The Pompidou Centre transformed our relationship with buildingsby Amanda Levete / November 16, 2011 / Leave a comment
The Pompidou Centre “creates a sense of place, one that belongs to everyone”
What makes a masterpiece? Great art stops us in our tracks; it gives us an insight into reality; it makes us think; it helps us to see and understand the structure of things. Unlike art, architecture is driven by function. Architects need to meet exacting technical and regulatory dictums, and respond to unforeseen demands. But therein lies the art: the struggle of doing all this while holding onto the integrity of the idea; of seeking that perfect balance between form and function.
So many of the ingredients that go into making a building are outside the architect’s control—site, context, timing, brief, client and geographical location, to name a few. The Parthenon would not exude the power it does were it not for its pivotal location at the top of the Acropolis. Most of the great 20th-century houses have spectacular sites—think of Frank Lloyd Wright’s FallingWater and its rugged waterside plot, Mies van der Rohe’s Farnsworth House alone among trees and the impossibly dramatic cliffside of Casa Malaparte.
Timing also has enormous impact. Ride on the breaking wave of the zeitgeist, and even the temporary can become permanent. Paxton’s brilliant Crystal Palace of 1851, completed in just eight months, was without question the ultimate expression of its age, and the industrial revolution.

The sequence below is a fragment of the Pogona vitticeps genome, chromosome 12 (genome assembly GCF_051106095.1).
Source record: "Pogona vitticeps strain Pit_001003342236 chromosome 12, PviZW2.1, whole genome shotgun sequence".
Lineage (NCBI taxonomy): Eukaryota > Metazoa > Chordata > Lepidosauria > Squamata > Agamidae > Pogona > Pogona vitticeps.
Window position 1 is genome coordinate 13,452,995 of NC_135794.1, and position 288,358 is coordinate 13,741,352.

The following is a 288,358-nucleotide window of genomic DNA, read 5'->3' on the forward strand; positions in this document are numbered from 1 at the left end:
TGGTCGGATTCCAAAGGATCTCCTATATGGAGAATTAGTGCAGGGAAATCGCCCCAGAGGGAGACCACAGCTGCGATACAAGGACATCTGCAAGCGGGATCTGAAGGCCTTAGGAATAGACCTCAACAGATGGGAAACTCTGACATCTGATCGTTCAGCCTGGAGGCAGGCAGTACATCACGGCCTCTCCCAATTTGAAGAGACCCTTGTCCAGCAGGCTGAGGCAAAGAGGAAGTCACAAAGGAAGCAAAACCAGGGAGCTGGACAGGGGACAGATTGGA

You can’t have greatness in architecture without shifting the debate in some way—so it has to be about much more than perfection. Perfection can refer to a technique mastered over time; but it is never perfection that changes the world. It is something more urgent, more conceptual that shifts the way we look at things, which makes a building more than an object, but a place; a place that holds ideas, meaning and even ideology.
The most important building of recent times is still the Pompidou Centre, by Piano + Rogers, in Paris. It redefined the way we think about space. And it is the guiding inspiration for the explosion of new projects across the world, from Diller Scofidio + Renfro’s Highline in New York to Herzog de Meuron’s Philarmonic Concert Hall in Hamburg.
The Pompidou Centre is not the most artful or even the most beautiful building of modern times, yet it turned the world of architecture upside down—and it changed forever the way we view and use our museums and galleries. By celebrating the…